Redfern resident Djon Mundine’s idea for indigenous sculptures at Walsh Bay continued to gather momentum. As Angela Stretch reports, a petition for the initiative has passed 2500 signatures and counting.
The local large-scale depiction of Aboriginal AFL legend Adam Goodes symbolises a sense of pride and belonging at a time when murals have been created in support of Black Life Matters (BLM), and are being critiqued as performative gestures rather than a commitment to real change that would benefit the black community.
Councillor Kerryn Phelps has proposed a bronze statue with the support of the Aboriginal Land Council, and the City of Sydney is deciding on how to commemorate Patyegarang, an 18th Century Gadigal woman who taught her language to William Dawes, a naval officer from the First Fleet.
Djon Mundine OAM, recipient of this year’s National Indigenous Red Ochre Award for Life Time Achievement, has resurrected a proposal he originally submitted to Council in 1990, “a good idea never dies, it just has to come around and find its time,” he said in an interview for Talking Through Your Arts.
Mundine’s proposal is for two large-scale indigenous figures to be carved in sandstone on Tapien Walls in Walsh Bay: The Song of Bennelong and Pemulwuy, would honour the Aboriginal people who were living in the Sydney Basin 250 years ago and their descendants and depict Aboriginal five metre spirit figures in binaries of human, animal and fish.
The second to memorialise Patyegarang, in which Councillor Kerryn Phelps has proposed a bronze statue with the support of the Aboriginal Land Council. Patyegarang was a young Gamaraigal woman of the Northern river region who was instrumental in the survival of the Gadigal language. Mundine’s proposal is a memorial that would, “affirm the attitude of young people and maintain a vision of confidence”. Mundine continues, “we borrow from the past but we write anew.”
Lord Mayor Clover Moore warns that a statue may be considered a western colonial representation. The defacing of bronze statues is a recurring issue for Council.
In a recent exhibition, Battleground, Aboriginal artist Jason Wing repurposes the iconic bronze sculpture of Captain James Cook to rethink the narrative of Australian history. An earlier work Captain James Crook was acquired by AGNSW in 2013. Wing suggests that there should be more importance on community, the utilisation of space with respect to the community, “I’m more interested in public space, why would you do a bronze memorial when you can inform the landscape.”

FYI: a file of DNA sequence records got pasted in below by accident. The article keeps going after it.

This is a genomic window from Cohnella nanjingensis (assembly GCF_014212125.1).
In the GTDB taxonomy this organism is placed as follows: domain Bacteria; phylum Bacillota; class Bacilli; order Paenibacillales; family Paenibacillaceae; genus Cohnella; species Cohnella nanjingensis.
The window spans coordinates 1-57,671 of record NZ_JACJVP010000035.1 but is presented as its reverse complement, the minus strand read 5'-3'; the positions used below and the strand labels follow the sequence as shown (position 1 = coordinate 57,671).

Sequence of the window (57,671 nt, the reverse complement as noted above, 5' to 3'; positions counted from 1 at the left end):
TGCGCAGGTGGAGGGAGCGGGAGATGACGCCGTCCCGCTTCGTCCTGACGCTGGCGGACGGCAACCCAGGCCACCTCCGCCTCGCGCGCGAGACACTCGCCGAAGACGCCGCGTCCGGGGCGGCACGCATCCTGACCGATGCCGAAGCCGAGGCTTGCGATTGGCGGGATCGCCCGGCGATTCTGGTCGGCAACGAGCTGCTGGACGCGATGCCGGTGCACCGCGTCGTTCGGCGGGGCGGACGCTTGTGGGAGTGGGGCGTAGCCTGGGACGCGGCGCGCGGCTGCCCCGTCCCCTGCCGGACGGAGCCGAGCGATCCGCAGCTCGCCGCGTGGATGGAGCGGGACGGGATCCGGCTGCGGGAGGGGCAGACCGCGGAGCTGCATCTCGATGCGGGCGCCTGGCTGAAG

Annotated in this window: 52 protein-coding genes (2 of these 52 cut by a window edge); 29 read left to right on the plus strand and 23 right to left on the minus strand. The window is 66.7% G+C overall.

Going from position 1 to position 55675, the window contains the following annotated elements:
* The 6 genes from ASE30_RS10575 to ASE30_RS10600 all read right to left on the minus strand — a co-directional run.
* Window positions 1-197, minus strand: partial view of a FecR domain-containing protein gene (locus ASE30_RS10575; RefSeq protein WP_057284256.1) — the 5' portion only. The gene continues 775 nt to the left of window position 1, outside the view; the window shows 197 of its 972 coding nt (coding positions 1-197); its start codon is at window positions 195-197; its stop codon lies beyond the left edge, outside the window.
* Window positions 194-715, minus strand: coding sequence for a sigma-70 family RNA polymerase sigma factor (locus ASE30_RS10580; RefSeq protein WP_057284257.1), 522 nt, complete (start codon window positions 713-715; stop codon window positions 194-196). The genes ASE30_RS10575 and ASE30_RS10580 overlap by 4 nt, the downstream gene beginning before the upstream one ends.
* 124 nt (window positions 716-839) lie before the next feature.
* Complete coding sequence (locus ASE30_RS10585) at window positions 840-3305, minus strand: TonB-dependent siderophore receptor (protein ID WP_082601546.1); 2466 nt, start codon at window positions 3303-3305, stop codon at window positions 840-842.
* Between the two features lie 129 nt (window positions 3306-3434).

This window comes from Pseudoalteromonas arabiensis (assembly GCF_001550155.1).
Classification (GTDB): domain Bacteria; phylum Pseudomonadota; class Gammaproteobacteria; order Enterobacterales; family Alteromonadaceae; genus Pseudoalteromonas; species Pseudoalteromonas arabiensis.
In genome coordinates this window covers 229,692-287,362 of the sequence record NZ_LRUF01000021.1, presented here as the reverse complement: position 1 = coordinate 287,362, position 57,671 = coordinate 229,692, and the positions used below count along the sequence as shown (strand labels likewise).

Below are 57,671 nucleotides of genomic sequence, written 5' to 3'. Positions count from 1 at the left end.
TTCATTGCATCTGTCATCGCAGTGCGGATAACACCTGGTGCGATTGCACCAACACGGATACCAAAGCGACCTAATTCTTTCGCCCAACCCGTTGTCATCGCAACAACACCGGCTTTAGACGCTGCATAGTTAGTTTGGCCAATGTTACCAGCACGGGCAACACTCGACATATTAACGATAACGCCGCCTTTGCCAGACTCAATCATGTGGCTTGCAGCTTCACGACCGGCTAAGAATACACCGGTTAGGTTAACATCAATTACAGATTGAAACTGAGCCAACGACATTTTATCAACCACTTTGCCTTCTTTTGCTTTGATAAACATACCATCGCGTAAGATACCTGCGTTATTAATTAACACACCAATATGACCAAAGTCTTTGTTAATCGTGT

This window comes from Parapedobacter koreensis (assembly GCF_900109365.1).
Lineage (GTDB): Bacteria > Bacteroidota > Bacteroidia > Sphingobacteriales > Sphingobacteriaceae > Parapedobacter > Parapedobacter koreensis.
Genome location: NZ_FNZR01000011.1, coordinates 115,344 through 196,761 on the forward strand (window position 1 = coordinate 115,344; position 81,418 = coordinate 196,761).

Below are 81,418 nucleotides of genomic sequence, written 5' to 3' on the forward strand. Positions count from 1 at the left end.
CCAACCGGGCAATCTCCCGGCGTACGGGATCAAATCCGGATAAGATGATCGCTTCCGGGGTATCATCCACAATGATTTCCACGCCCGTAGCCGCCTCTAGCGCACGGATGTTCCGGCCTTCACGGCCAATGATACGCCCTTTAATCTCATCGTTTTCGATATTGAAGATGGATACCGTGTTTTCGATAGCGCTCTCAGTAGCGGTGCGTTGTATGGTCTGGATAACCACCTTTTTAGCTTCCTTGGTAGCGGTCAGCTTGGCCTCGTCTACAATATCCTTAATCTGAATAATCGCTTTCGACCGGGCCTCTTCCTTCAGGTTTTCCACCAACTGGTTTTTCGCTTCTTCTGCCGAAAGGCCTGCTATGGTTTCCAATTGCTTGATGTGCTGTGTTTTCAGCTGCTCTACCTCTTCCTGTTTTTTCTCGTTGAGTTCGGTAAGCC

Dr Simon Longstaff, Philosopher and Director of the Ethics Centre, discusses the need for a set of criteria that is deserving of public commemoration to avoid any retrospective backlash, in an article, Ethics of tearing down monuments.
However, Longstaff cautions that over compensating the balance of righting the past in decisions to top and topple by posing the question, “what of those we fail to erect?”, citing the Aboriginal warrior Pemulwuy, “whose resistance to European occupation was every bit as heroic as that of the British Queen Boudica”.
Mundine and supporters are running a campaign petition to Gladys Berejiklian, Premier of NSW, which has received over 9,400 signatures through Change.org at the time of writing.
Audio interviews with Jason Wing and Djon Mundine are on the Talking Through Your Arts podcast website, which is under development.
Talking Through Your Arts on Eastside Radio 89.7FM
6.00 – 6.30pm Wednesdays. Streaming: https://eastsidefm.org/
Angela Stretch is a Sydney based artist, curator, writer and organiser. Her work uses language and poetry through different mediums and has been exhibited and published nationally and internationally. She holds a Masters in Journalism, UTS and has been producing radio for more than a decade. She is the creative director of Poetry Sydney and the curator of the poetry public program at the Brett Whiteley Studio, AGNSW.